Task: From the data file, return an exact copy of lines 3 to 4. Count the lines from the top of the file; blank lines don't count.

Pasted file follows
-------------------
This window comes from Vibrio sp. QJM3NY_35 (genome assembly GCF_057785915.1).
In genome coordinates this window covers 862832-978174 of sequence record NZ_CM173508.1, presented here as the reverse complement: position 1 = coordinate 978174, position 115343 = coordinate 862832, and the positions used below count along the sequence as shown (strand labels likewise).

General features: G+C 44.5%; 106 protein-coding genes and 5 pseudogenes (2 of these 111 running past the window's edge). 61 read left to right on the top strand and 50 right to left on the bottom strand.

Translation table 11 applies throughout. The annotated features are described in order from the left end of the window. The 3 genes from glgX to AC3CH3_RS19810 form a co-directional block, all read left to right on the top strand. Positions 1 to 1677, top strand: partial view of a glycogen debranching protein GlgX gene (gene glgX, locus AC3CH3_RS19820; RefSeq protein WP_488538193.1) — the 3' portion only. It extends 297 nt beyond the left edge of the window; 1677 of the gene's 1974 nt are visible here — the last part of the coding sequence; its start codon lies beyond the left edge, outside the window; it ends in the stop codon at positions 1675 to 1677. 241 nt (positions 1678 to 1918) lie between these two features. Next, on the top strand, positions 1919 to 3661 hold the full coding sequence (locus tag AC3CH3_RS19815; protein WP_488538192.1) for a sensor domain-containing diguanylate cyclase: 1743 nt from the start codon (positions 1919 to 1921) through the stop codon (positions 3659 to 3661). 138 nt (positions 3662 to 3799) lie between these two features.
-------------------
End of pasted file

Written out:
General features: G+C 44.5%; 106 protein-coding genes and 5 pseudogenes (2 of these 111 running past the window's edge). 61 read left to right on the top strand and 50 right to left on the bottom strand.

Translation table 11 applies throughout. The annotated features are described in order from the left end of the window. The 3 genes from glgX to AC3CH3_RS19810 form a co-directional block, all read left to right on the top strand. Positions 1 to 1677, top strand: partial view of a glycogen debranching protein GlgX gene (gene glgX, locus AC3CH3_RS19820; RefSeq protein WP_488538193.1) — the 3' portion only. It extends 297 nt beyond the left edge of the window; 1677 of the gene's 1974 nt are visible here — the last part of the coding sequence; its start codon lies beyond the left edge, outside the window; it ends in the stop codon at positions 1675 to 1677. 241 nt (positions 1678 to 1918) lie between these two features. Next, on the top strand, positions 1919 to 3661 hold the full coding sequence (locus tag AC3CH3_RS19815; protein WP_488538192.1) for a sensor domain-containing diguanylate cyclase: 1743 nt from the start codon (positions 1919 to 1921) through the stop codon (positions 3659 to 3661). 138 nt (positions 3662 to 3799) lie between these two features.